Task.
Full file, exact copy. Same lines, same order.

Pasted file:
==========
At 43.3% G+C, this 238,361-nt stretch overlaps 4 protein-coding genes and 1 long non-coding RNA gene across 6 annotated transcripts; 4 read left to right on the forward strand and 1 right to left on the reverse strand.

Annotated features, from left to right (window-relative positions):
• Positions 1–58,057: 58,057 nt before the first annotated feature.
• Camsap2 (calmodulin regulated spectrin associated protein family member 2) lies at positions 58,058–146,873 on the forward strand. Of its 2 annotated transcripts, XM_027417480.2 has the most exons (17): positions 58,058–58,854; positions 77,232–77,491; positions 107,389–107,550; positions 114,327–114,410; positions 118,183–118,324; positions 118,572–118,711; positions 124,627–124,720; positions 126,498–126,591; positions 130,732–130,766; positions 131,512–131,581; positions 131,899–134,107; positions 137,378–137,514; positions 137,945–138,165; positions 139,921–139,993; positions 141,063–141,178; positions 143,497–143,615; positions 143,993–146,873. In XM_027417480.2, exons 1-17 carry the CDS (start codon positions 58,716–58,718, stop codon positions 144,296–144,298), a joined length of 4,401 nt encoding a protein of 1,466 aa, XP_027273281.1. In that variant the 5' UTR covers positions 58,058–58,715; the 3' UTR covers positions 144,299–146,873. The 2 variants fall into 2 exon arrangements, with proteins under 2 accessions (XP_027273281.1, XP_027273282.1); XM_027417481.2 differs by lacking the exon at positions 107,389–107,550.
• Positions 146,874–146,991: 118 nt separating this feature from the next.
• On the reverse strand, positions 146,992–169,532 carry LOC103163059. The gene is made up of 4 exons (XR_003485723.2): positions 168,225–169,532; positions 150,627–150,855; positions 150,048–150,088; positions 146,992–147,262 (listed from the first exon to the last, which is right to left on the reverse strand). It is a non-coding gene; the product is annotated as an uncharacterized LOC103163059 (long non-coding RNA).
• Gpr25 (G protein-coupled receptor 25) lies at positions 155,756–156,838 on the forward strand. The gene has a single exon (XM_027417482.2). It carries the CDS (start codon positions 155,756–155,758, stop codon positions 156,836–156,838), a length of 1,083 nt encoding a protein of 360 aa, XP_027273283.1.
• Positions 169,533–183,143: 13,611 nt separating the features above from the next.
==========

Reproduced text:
At 43.3% G+C, this 238,361-nt stretch overlaps 4 protein-coding genes and 1 long non-coding RNA gene across 6 annotated transcripts; 4 read left to right on the forward strand and 1 right to left on the reverse strand.

Annotated features, from left to right (window-relative positions):
• Positions 1–58,057: 58,057 nt before the first annotated feature.
• Camsap2 (calmodulin regulated spectrin associated protein family member 2) lies at positions 58,058–146,873 on the forward strand. Of its 2 annotated transcripts, XM_027417480.2 has the most exons (17): positions 58,058–58,854; positions 77,232–77,491; positions 107,389–107,550; positions 114,327–114,410; positions 118,183–118,324; positions 118,572–118,711; positions 124,627–124,720; positions 126,498–126,591; positions 130,732–130,766; positions 131,512–131,581; positions 131,899–134,107; positions 137,378–137,514; positions 137,945–138,165; positions 139,921–139,993; positions 141,063–141,178; positions 143,497–143,615; positions 143,993–146,873. In XM_027417480.2, exons 1-17 carry the CDS (start codon positions 58,716–58,718, stop codon positions 144,296–144,298), a joined length of 4,401 nt encoding a protein of 1,466 aa, XP_027273281.1. In that variant the 5' UTR covers positions 58,058–58,715; the 3' UTR covers positions 144,299–146,873. The 2 variants fall into 2 exon arrangements, with proteins under 2 accessions (XP_027273281.1, XP_027273282.1); XM_027417481.2 differs by lacking the exon at positions 107,389–107,550.
• Positions 146,874–146,991: 118 nt separating this feature from the next.
• On the reverse strand, positions 146,992–169,532 carry LOC103163059. The gene is made up of 4 exons (XR_003485723.2): positions 168,225–169,532; positions 150,627–150,855; positions 150,048–150,088; positions 146,992–147,262 (listed from the first exon to the last, which is right to left on the reverse strand). It is a non-coding gene; the product is annotated as an uncharacterized LOC103163059 (long non-coding RNA).
• Gpr25 (G protein-coupled receptor 25) lies at positions 155,756–156,838 on the forward strand. The gene has a single exon (XM_027417482.2). It carries the CDS (start codon positions 155,756–155,758, stop codon positions 156,836–156,838), a length of 1,083 nt encoding a protein of 360 aa, XP_027273283.1.
• Positions 169,533–183,143: 13,611 nt separating the features above from the next.